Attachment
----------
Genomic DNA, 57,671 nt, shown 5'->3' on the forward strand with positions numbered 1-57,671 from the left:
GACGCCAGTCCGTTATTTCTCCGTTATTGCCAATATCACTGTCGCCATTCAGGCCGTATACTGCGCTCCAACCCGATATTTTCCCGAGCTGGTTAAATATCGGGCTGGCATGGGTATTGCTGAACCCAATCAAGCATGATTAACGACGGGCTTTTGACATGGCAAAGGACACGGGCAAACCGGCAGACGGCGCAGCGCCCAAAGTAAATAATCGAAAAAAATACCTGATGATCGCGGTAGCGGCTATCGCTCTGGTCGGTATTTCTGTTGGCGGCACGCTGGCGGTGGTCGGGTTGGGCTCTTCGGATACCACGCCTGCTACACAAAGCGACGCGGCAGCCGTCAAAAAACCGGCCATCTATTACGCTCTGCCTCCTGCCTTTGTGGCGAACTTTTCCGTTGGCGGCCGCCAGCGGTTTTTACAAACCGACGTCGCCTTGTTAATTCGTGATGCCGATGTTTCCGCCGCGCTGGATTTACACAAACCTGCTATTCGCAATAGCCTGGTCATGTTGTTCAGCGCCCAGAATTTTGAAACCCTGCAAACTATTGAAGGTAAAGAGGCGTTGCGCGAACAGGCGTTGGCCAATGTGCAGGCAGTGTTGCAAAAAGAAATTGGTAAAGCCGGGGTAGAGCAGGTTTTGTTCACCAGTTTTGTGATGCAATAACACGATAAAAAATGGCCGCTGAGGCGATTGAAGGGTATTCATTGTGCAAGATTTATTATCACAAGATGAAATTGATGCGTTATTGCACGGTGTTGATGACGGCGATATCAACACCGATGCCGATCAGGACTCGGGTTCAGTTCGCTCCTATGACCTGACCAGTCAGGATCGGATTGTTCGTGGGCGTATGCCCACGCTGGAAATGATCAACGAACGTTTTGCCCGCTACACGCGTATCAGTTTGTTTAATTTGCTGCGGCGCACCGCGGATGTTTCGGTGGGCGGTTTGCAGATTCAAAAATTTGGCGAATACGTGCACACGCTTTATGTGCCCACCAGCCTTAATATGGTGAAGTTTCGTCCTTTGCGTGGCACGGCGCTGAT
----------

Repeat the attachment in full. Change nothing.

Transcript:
Genomic DNA, 57,671 nt, shown 5'->3' on the forward strand with positions numbered 1-57,671 from the left:
GACGCCAGTCCGTTATTTCTCCGTTATTGCCAATATCACTGTCGCCATTCAGGCCGTATACTGCGCTCCAACCCGATATTTTCCCGAGCTGGTTAAATATCGGGCTGGCATGGGTATTGCTGAACCCAATCAAGCATGATTAACGACGGGCTTTTGACATGGCAAAGGACACGGGCAAACCGGCAGACGGCGCAGCGCCCAAAGTAAATAATCGAAAAAAATACCTGATGATCGCGGTAGCGGCTATCGCTCTGGTCGGTATTTCTGTTGGCGGCACGCTGGCGGTGGTCGGGTTGGGCTCTTCGGATACCACGCCTGCTACACAAAGCGACGCGGCAGCCGTCAAAAAACCGGCCATCTATTACGCTCTGCCTCCTGCCTTTGTGGCGAACTTTTCCGTTGGCGGCCGCCAGCGGTTTTTACAAACCGACGTCGCCTTGTTAATTCGTGATGCCGATGTTTCCGCCGCGCTGGATTTACACAAACCTGCTATTCGCAATAGCCTGGTCATGTTGTTCAGCGCCCAGAATTTTGAAACCCTGCAAACTATTGAAGGTAAAGAGGCGTTGCGCGAACAGGCGTTGGCCAATGTGCAGGCAGTGTTGCAAAAAGAAATTGGTAAAGCCGGGGTAGAGCAGGTTTTGTTCACCAGTTTTGTGATGCAATAACACGATAAAAAATGGCCGCTGAGGCGATTGAAGGGTATTCATTGTGCAAGATTTATTATCACAAGATGAAATTGATGCGTTATTGCACGGTGTTGATGACGGCGATATCAACACCGATGCCGATCAGGACTCGGGTTCAGTTCGCTCCTATGACCTGACCAGTCAGGATCGGATTGTTCGTGGGCGTATGCCCACGCTGGAAATGATCAACGAACGTTTTGCCCGCTACACGCGTATCAGTTTGTTTAATTTGCTGCGGCGCACCGCGGATGTTTCGGTGGGCGGTTTGCAGATTCAAAAATTTGGCGAATACGTGCACACGCTTTATGTGCCCACCAGCCTTAATATGGTGAAGTTTCGTCCTTTGCGTGGCACGGCGCTGAT